Also, I'm aware of the distractor answers and I'm sure they played a part. But, I just can't understand how I would've done worse.

    But like centrigeugle said, maybe I just fell in that tiny probability zone.

    I don't know. It doesn't seem logical, but I guess anything's possible.
     
    #6 Bo Diddley, Jul 22, 2011
    Last edited: Jul 22, 2011
  8. Velocity

    Velocity Keep it Constant

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    Were you overly confident? Did you go in thinking, "I've taken this once before; I have a leg up on everyone else here who's taking it for the first time"?

    But otherwise, I agree that there is an element of chance on the MCAT. I took the test multiple times, and on my practice tests I never scored below a 29; on one real MCAT, I scored a 27. I have a friend who was consistently scoring in the 30-32 range on his practice MCATs, and on the day of his exam, he scored a 38. He claims he got lucky - all of the science questions were from his strongest areas within each subject, and he didn't encounter much of the material he had difficulty with.

    Which isn't to say that the MCAT is totally random (I knew a guy who took it twice and scored a 40 each time - that's not random), but don't beat yourself up over it, either. Just study hard to remove the random elements.
     
  9. TieuBachHo

    7+ Year Member

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    If the passages and questions seem to be obvious/easy, there might be inherent tricks employed. This way they can gauge your thorough understanding of concepts. When the passages and questions seem odd/extreme, the answers are usually straight forward. They do this to test your anxiety/handling of stress. Just focus and heed every questions fairly. Also, there might be curves on each tests but they are usually very consistent from time to time.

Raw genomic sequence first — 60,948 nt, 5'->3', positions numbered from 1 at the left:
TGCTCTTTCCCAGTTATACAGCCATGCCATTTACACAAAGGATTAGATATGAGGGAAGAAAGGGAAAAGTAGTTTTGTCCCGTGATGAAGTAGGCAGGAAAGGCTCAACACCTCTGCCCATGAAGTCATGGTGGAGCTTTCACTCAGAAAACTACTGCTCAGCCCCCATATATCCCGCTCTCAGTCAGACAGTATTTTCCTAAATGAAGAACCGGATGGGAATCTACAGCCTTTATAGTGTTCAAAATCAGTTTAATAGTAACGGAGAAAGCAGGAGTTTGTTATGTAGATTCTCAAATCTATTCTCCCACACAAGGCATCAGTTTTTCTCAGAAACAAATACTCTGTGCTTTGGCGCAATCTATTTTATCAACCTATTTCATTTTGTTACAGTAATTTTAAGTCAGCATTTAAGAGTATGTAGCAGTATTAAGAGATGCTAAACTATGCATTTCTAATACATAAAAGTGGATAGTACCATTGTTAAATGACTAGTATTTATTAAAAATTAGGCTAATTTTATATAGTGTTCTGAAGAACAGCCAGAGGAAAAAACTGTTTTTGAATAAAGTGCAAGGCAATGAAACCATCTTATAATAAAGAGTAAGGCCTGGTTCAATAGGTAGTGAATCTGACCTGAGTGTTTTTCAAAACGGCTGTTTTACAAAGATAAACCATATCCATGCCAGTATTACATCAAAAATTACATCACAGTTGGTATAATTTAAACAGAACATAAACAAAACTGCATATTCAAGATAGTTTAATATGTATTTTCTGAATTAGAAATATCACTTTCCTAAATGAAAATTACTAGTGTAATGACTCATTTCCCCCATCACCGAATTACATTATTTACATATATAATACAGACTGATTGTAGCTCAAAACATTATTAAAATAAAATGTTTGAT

EDIT: there seem to be no curves according to AAMC website: https://www.aamc.org/students/applying/mcat/preparing/85436/preparing_understandingscores.html However, the scoring process has accounted for small differences in difficulty. I mean the fluctuation between 1, 2, or 3 correct answers. Can this be biased? Yes, but the percentiles of scoring indicate its consistency from year to year.
     
    #8 TieuBachHo, Jul 22, 2011
    Last edited: Jul 23, 2011
  10. Bo Diddley

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    Everything you guys are saying makes sense, but I just can't convince myself that there wasn't some sort of processing error. I just felt too confident. Regardless, I'll apply with my score and just hope for the best.

    Thanks!
     
  11. Bo Diddley

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    It finally clicked for me. I'm getting consistent 11s and occasional 12/13s. I must have gotten EXTREMELY lucky the first time and somewhat unlucky the second time (was averaging around 10s), but I can definitely understand my scores. Rewriting on the 2nd, hope I can keep this up.
     
  12. kehlsh

    kehlsh Medic Commando
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    Good to hear, keep it up!

    :thumbup: